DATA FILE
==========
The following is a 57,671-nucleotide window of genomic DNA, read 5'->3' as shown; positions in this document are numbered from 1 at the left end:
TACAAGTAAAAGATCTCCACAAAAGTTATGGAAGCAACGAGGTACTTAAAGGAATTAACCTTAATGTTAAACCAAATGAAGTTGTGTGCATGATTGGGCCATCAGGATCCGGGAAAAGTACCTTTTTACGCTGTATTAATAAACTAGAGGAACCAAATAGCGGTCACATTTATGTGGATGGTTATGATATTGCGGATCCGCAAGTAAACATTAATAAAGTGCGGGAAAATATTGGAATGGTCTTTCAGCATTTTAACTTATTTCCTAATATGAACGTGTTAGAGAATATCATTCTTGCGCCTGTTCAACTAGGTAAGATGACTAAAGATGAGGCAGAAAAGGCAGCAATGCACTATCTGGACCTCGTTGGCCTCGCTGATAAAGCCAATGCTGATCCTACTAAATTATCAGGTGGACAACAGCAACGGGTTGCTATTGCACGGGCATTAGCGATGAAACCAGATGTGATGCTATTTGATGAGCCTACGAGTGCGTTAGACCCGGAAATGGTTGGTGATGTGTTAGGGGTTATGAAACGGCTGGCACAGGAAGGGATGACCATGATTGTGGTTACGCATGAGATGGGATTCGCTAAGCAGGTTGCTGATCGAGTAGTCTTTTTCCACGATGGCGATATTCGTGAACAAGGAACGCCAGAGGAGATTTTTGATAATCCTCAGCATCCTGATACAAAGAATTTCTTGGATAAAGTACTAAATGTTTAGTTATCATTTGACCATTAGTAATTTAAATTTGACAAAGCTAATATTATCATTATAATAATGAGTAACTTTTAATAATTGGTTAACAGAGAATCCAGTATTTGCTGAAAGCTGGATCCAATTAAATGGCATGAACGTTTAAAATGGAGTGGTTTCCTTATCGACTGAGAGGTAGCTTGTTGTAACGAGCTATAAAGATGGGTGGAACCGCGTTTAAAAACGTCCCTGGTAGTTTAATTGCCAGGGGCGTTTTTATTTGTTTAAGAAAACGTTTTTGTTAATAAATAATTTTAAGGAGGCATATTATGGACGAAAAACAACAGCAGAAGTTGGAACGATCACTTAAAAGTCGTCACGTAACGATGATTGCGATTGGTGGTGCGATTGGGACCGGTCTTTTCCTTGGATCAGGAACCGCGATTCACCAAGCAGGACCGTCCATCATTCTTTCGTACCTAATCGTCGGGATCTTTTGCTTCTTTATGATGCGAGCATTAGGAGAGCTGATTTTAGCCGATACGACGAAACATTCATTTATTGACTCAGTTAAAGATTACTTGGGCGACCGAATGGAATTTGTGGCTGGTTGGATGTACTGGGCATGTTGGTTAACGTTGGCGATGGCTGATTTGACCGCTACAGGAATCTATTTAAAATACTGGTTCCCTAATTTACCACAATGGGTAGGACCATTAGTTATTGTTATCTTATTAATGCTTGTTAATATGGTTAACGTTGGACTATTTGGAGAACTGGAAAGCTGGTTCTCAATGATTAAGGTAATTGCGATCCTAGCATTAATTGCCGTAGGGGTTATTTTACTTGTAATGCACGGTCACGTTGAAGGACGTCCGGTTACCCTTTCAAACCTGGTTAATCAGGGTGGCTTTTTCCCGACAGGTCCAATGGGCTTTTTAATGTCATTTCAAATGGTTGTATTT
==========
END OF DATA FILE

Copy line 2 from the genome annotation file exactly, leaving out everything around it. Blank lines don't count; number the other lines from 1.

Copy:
TACAAGTAAAAGATCTCCACAAAAGTTATGGAAGCAACGAGGTACTTAAAGGAATTAACCTTAATGTTAAACCAAATGAAGTTGTGTGCATGATTGGGCCATCAGGATCCGGGAAAAGTACCTTTTTACGCTGTATTAATAAACTAGAGGAACCAAATAGCGGTCACATTTATGTGGATGGTTATGATATTGCGGATCCGCAAGTAAACATTAATAAAGTGCGGGAAAATATTGGAATGGTCTTTCAGCATTTTAACTTATTTCCTAATATGAACGTGTTAGAGAATATCATTCTTGCGCCTGTTCAACTAGGTAAGATGACTAAAGATGAGGCAGAAAAGGCAGCAATGCACTATCTGGACCTCGTTGGCCTCGCTGATAAAGCCAATGCTGATCCTACTAAATTATCAGGTGGACAACAGCAACGGGTTGCTATTGCACGGGCATTAGCGATGAAACCAGATGTGATGCTATTTGATGAGCCTACGAGTGCGTTAGACCCGGAAATGGTTGGTGATGTGTTAGGGGTTATGAAACGGCTGGCACAGGAAGGGATGACCATGATTGTGGTTACGCATGAGATGGGATTCGCTAAGCAGGTTGCTGATCGAGTAGTCTTTTTCCACGATGGCGATATTCGTGAACAAGGAACGCCAGAGGAGATTTTTGATAATCCTCAGCATCCTGATACAAAGAATTTCTTGGATAAAGTACTAAATGTTTAGTTATCATTTGACCATTAGTAATTTAAATTTGACAAAGCTAATATTATCATTATAATAATGAGTAACTTTTAATAATTGGTTAACAGAGAATCCAGTATTTGCTGAAAGCTGGATCCAATTAAATGGCATGAACGTTTAAAATGGAGTGGTTTCCTTATCGACTGAGAGGTAGCTTGTTGTAACGAGCTATAAAGATGGGTGGAACCGCGTTTAAAAACGTCCCTGGTAGTTTAATTGCCAGGGGCGTTTTTATTTGTTTAAGAAAACGTTTTTGTTAATAAATAATTTTAAGGAGGCATATTATGGACGAAAAACAACAGCAGAAGTTGGAACGATCACTTAAAAGTCGTCACGTAACGATGATTGCGATTGGTGGTGCGATTGGGACCGGTCTTTTCCTTGGATCAGGAACCGCGATTCACCAAGCAGGACCGTCCATCATTCTTTCGTACCTAATCGTCGGGATCTTTTGCTTCTTTATGATGCGAGCATTAGGAGAGCTGATTTTAGCCGATACGACGAAACATTCATTTATTGACTCAGTTAAAGATTACTTGGGCGACCGAATGGAATTTGTGGCTGGTTGGATGTACTGGGCATGTTGGTTAACGTTGGCGATGGCTGATTTGACCGCTACAGGAATCTATTTAAAATACTGGTTCCCTAATTTACCACAATGGGTAGGACCATTAGTTATTGTTATCTTATTAATGCTTGTTAATATGGTTAACGTTGGACTATTTGGAGAACTGGAAAGCTGGTTCTCAATGATTAAGGTAATTGCGATCCTAGCATTAATTGCCGTAGGGGTTATTTTACTTGTAATGCACGGTCACGTTGAAGGACGTCCGGTTACCCTTTCAAACCTGGTTAATCAGGGTGGCTTTTTCCCGACAGGTCCAATGGGCTTTTTAATGTCATTTCAAATGGTTGTATTT